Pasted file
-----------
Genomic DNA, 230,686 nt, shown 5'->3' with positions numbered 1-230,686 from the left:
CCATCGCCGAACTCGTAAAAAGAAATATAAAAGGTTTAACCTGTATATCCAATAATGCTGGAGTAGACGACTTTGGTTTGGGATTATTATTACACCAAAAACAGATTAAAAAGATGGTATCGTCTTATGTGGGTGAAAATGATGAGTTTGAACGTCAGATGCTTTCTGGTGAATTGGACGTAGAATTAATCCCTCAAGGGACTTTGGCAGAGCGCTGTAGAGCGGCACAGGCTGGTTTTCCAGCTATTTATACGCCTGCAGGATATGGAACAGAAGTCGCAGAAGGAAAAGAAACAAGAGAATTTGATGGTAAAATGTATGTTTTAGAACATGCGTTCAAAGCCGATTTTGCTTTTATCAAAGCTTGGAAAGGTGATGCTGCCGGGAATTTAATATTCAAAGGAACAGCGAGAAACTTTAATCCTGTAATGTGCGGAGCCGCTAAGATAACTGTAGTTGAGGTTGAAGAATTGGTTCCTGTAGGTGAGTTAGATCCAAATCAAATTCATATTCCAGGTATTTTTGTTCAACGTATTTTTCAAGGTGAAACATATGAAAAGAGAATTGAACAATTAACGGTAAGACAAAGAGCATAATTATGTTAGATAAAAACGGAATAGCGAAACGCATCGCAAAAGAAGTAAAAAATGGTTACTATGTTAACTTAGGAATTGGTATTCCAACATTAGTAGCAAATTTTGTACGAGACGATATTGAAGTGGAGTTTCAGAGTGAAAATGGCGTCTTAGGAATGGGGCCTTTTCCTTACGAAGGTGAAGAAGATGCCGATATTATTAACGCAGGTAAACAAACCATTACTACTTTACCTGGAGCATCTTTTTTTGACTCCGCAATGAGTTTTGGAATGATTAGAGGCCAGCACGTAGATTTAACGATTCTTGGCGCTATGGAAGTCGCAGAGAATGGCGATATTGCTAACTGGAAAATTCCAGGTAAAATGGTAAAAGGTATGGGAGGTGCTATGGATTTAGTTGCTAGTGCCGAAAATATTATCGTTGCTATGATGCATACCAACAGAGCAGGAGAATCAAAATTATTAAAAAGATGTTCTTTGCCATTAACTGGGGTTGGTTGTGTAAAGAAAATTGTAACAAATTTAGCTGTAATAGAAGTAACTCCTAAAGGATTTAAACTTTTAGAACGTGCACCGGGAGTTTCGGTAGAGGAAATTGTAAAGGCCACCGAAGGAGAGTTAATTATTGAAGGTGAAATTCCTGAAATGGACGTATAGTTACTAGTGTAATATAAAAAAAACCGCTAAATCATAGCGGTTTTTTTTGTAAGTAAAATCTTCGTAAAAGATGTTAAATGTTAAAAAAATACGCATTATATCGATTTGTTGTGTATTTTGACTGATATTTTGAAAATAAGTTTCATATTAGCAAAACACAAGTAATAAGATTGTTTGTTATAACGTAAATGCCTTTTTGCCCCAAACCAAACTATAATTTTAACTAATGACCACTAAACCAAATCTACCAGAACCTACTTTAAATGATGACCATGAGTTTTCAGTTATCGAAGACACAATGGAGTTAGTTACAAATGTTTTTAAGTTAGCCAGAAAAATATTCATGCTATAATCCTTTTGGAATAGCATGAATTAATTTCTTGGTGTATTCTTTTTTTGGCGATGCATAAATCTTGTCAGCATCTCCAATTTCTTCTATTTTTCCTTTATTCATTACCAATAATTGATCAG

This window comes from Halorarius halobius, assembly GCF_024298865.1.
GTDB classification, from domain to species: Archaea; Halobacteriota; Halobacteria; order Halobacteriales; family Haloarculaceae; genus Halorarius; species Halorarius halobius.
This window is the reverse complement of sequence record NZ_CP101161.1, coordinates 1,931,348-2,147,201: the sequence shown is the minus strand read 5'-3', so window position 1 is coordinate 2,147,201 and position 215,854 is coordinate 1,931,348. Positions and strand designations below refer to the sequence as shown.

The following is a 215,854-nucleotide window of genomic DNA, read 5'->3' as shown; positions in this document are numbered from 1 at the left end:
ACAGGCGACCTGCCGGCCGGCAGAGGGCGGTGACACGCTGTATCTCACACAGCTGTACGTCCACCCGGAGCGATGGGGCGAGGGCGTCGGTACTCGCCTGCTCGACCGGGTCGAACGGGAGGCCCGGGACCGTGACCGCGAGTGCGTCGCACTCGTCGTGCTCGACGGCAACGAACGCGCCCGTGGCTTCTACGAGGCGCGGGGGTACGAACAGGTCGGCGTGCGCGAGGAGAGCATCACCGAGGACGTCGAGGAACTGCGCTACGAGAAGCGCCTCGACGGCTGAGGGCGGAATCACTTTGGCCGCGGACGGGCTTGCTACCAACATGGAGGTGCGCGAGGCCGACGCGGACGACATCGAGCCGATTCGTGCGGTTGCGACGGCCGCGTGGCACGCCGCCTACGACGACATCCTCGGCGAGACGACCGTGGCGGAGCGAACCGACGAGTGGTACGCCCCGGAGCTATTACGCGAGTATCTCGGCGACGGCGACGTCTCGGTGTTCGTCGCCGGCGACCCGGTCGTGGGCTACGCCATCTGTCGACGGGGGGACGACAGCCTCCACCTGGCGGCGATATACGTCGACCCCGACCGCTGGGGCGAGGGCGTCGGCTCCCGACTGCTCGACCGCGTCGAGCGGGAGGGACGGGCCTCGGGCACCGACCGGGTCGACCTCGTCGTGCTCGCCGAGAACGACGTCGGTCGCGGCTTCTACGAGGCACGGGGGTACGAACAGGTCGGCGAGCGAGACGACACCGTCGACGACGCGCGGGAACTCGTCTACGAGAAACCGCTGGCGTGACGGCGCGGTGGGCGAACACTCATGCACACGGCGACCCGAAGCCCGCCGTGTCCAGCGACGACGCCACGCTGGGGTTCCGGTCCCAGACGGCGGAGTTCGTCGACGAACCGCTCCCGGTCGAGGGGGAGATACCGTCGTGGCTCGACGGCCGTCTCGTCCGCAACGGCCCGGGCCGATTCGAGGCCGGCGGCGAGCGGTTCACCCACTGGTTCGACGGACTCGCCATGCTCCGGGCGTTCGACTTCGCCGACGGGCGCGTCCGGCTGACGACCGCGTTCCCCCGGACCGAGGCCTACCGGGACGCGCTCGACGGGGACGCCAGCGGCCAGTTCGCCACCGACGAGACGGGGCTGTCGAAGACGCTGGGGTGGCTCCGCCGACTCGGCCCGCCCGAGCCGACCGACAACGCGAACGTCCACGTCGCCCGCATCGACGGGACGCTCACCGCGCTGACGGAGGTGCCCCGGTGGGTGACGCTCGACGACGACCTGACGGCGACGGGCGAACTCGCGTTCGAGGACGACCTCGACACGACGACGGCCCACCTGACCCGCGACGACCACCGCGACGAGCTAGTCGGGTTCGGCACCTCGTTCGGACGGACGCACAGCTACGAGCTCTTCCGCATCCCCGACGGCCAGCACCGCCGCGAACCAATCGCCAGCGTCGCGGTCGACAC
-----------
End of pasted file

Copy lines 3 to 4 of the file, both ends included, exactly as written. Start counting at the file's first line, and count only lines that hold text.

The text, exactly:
This window comes from Halorarius halobius, assembly GCF_024298865.1.
GTDB classification, from domain to species: Archaea; Halobacteriota; Halobacteria; order Halobacteriales; family Haloarculaceae; genus Halorarius; species Halorarius halobius.